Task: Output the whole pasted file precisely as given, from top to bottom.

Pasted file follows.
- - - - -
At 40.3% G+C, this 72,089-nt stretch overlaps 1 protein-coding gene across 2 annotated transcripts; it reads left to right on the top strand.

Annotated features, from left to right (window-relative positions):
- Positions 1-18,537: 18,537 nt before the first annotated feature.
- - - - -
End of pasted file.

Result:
At 40.3% G+C, this 72,089-nt stretch overlaps 1 protein-coding gene across 2 annotated transcripts; it reads left to right on the top strand.

Annotated features, from left to right (window-relative positions):
- Positions 1-18,537: 18,537 nt before the first annotated feature.